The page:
My cynicism has been rising steadily in the wake of the Rajon Rondo incident, which has been front-page news two days in a row in the home-town newspaper of the Sacramento Kings. I’m sure you’ve been reading the expressions of outrage and condemnation in the Sacramento Bee and the apologies pouring forth from the team president, general manager and coach.
Rondo himself, who tried to get away with a non-apology apology via Twitter, has belatedly issued an enhanced apology, which was the top story today in the Bee’s sports section. Rondo tells us he is speaking “from the bottom of my heart” when he says he is “truly sorry” for hurling anti-gay slurs at a somewhat closeted gay referee, Bill Kennedy, during a Dec. 3 game in Mexico City against the Boston Celtics.
Kings owner Vivek Ranadive and general manager Vlade Divac both condemned Rondo’s language in the Dec. 3 game, an event intended to promote the NBA game internationally.
“Rajon’s comment is not reflective of the culture of the Sacramento Kings organization or the world we want to live in,” Ranadive said in a statement published Monday in the Bee. “He’s apologized, and has been suspended by the NBA. On behalf of the team, I apologize to Bill Kennedy for any harm this may have caused.”
Why do I feel a tad cynical despite all the apologies and media outrage? Consider this: the confrontation between Rondo and Kennedy occurred Dec. 3. The public blow-up didn’t come until 10 days later.
Yahoo Sports started things rolling Sunday evening by publishing a statement from Kennedy in which the longtime ref revealed that he is gay. Yahoo also published explicit details from an NBA investigation, including the curses and anti-gay slurs an enraged Rondo had hurled at Kennedy. Yahoo said it received the investigation details from National Basketball Referees Association general counsel Lee Seham.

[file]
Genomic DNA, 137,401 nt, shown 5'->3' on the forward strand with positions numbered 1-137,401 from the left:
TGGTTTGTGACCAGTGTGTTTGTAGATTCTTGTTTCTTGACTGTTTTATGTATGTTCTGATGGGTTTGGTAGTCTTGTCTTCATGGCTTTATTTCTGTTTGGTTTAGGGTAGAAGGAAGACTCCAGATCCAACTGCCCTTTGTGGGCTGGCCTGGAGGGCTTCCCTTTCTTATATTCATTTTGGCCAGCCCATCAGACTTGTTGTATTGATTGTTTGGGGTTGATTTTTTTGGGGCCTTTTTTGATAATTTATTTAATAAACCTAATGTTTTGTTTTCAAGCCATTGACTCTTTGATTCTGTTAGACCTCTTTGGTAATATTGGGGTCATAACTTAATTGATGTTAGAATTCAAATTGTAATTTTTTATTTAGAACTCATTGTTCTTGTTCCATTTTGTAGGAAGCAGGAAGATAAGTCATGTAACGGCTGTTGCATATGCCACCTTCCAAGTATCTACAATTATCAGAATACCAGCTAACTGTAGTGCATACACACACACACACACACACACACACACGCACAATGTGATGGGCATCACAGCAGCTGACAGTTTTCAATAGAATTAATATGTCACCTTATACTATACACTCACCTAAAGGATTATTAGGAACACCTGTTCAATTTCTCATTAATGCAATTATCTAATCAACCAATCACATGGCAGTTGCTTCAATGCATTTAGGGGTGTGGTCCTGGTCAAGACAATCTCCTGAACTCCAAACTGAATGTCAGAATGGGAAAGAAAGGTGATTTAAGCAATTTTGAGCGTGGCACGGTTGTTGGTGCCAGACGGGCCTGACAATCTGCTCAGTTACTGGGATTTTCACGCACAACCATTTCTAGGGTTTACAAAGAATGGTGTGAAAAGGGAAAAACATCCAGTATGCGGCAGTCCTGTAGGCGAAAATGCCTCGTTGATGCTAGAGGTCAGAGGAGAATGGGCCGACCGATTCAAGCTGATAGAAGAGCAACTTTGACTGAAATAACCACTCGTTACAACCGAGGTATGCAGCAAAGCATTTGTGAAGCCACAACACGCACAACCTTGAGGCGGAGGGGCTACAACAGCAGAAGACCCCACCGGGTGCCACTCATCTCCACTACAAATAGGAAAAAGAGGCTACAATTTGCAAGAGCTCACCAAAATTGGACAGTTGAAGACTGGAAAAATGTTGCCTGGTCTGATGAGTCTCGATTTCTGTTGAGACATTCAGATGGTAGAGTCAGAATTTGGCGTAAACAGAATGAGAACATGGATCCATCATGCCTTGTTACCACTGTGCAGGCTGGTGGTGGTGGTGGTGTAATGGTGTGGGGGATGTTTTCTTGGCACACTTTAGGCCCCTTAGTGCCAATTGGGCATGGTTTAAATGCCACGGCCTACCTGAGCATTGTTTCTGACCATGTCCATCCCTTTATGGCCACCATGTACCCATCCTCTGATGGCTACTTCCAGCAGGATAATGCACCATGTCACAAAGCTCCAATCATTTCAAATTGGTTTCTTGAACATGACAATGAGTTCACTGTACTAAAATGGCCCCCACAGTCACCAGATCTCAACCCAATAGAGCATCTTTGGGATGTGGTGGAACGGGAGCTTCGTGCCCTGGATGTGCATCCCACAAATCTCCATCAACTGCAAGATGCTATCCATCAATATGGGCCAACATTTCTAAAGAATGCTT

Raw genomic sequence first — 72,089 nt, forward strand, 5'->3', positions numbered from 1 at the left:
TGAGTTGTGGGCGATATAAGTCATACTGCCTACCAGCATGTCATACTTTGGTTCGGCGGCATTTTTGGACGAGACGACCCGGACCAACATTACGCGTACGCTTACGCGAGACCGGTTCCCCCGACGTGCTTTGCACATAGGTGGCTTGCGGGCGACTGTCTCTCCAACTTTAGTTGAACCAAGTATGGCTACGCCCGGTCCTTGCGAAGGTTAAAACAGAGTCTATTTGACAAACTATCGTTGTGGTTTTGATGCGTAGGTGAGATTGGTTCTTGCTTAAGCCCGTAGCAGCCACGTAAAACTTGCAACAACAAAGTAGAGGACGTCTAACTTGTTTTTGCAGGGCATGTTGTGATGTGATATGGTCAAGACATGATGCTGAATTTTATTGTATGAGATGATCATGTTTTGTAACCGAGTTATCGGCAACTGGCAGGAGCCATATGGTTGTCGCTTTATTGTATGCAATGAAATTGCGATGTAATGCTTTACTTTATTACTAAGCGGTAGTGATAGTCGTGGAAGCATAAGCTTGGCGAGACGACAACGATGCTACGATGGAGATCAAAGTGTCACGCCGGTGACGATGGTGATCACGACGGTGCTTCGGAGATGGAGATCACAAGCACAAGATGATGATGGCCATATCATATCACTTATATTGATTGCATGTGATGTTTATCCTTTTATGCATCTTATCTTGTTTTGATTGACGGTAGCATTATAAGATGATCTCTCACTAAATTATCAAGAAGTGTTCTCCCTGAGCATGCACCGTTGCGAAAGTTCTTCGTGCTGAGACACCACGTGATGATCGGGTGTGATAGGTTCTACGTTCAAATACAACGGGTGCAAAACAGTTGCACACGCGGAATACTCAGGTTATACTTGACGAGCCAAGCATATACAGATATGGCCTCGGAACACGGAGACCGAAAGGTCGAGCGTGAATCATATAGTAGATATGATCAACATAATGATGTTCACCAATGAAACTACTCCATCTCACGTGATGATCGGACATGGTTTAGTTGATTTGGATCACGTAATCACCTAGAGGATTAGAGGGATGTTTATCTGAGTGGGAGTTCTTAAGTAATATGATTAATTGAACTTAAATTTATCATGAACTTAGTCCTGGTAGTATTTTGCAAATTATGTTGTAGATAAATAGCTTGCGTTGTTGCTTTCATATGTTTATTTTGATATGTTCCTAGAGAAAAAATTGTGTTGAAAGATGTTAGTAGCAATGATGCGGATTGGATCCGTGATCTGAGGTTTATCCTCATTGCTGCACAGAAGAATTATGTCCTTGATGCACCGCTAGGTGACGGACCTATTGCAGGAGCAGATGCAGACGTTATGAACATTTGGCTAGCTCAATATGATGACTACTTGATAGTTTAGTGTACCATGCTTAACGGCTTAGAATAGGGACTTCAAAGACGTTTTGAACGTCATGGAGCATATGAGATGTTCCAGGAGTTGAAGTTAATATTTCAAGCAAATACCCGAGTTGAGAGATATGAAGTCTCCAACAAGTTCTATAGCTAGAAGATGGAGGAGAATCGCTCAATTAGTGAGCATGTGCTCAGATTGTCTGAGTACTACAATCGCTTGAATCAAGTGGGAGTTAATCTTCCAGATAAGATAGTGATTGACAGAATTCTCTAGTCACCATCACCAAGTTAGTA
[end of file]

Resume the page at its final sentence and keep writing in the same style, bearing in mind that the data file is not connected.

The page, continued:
Last Friday, the NBA said nothing about Rondo’s gay-bashing when it announced that he was being suspended for one game. The NBA statement merely said Rondo had directed a derogatory and offensive term towards a game official and not left the court in a timely manner upon his ejection from the game.
The Bee’s day-after story said even less, noting that Rondo had been ejected from the game after getting two technical fouls from Kennedy and had to be kept away from the referee by DeMarcus Cousins.
According to Yahoo Sports, Kennedy and fellow referee Ben Taylor described Rondo’s post-ejection diatribe as including the statements: “You’re a mother——- faggot. … You’re a f—— faggot, Billy.” Seham reported that a third official, Bennie Adams, outside of hearing distance, “affirmed that Rondo aggressively pursued referee Bill Kennedy and had to be restrained by teammates and escorted off the floor by Sacramento team security.”
As far as I can tell, there was no public comment about the gay slurs from Dec. 3 until last Sunday evening. Why the silence? Are we to believe the players on the court heard nothing? Was the coach unaware of what had been said? What were Ranadive and Divac told about the incident? Did any reporter bother to ask the refs or anybody else what had happened? The staff-written stories carried by the Bee and the Boston Globe both had Mexico City datelines, the usual indicator that the papers’ reporters were present.
To my way of thinking, anti-gay sentiment is so prevalent in macho pro sports that no one close to the sports world gives it much thought until something happens to make it a public embarrassment.
San Antonio Spurs coach Gregg Popovich, whose team played Utah Monday night in a game Kennedy worked as a ref, said he wasn’t surprised by the Rondo incident.
“Why would I be surprised? You see it all the time,” Popovich said. “It’s unfortunate. It’s disgusting. Bill is a great guy. He’s been a class act, on and off the court.”
Meanwhile, one wonders where Rondo’s teammates and other NBA players stand. They’ve been rather silent.